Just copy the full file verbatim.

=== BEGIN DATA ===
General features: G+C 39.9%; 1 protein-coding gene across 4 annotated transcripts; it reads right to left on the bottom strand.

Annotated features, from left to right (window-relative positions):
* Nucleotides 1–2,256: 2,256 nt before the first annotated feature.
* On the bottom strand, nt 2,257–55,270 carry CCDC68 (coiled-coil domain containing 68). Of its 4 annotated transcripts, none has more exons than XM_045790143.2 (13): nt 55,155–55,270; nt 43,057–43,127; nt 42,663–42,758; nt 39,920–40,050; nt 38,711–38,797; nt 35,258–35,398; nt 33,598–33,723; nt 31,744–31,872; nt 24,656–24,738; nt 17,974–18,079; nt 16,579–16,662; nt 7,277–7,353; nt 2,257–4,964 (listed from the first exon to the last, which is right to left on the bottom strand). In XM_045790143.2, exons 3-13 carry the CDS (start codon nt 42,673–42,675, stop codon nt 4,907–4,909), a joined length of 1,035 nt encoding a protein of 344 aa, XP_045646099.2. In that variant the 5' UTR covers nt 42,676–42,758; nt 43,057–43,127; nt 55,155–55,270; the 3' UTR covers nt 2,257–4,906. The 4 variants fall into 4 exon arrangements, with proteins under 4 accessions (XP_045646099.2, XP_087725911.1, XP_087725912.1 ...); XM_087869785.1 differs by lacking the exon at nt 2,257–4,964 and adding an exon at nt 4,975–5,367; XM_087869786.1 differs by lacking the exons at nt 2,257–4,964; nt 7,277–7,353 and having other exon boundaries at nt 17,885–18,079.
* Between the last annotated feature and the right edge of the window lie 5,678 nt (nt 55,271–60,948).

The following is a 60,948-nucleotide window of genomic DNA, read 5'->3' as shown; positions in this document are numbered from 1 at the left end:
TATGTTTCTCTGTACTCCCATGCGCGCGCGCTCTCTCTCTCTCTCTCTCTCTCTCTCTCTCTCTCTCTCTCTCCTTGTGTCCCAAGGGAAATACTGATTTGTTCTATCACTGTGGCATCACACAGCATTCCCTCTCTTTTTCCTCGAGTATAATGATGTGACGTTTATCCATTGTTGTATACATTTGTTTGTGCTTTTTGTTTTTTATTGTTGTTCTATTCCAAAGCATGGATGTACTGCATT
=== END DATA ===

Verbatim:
General features: G+C 39.9%; 1 protein-coding gene across 4 annotated transcripts; it reads right to left on the bottom strand.

Annotated features, from left to right (window-relative positions):
* Nucleotides 1–2,256: 2,256 nt before the first annotated feature.
* On the bottom strand, nt 2,257–55,270 carry CCDC68 (coiled-coil domain containing 68). Of its 4 annotated transcripts, none has more exons than XM_045790143.2 (13): nt 55,155–55,270; nt 43,057–43,127; nt 42,663–42,758; nt 39,920–40,050; nt 38,711–38,797; nt 35,258–35,398; nt 33,598–33,723; nt 31,744–31,872; nt 24,656–24,738; nt 17,974–18,079; nt 16,579–16,662; nt 7,277–7,353; nt 2,257–4,964 (listed from the first exon to the last, which is right to left on the bottom strand). In XM_045790143.2, exons 3-13 carry the CDS (start codon nt 42,673–42,675, stop codon nt 4,907–4,909), a joined length of 1,035 nt encoding a protein of 344 aa, XP_045646099.2. In that variant the 5' UTR covers nt 42,676–42,758; nt 43,057–43,127; nt 55,155–55,270; the 3' UTR covers nt 2,257–4,906. The 4 variants fall into 4 exon arrangements, with proteins under 4 accessions (XP_045646099.2, XP_087725911.1, XP_087725912.1 ...); XM_087869785.1 differs by lacking the exon at nt 2,257–4,964 and adding an exon at nt 4,975–5,367; XM_087869786.1 differs by lacking the exons at nt 2,257–4,964; nt 7,277–7,353 and having other exon boundaries at nt 17,885–18,079.
* Between the last annotated feature and the right edge of the window lie 5,678 nt (nt 55,271–60,948).

The following is a 60,948-nucleotide window of genomic DNA, read 5'->3' as shown; positions in this document are numbered from 1 at the left end:
TATGTTTCTCTGTACTCCCATGCGCGCGCGCTCTCTCTCTCTCTCTCTCTCTCTCTCTCTCTCTCTCTCTCTCCTTGTGTCCCAAGGGAAATACTGATTTGTTCTATCACTGTGGCATCACACAGCATTCCCTCTCTTTTTCCTCGAGTATAATGATGTGACGTTTATCCATTGTTGTATACATTTGTTTGTGCTTTTTGTTTTTTATTGTTGTTCTATTCCAAAGCATGGATGTACTGCATT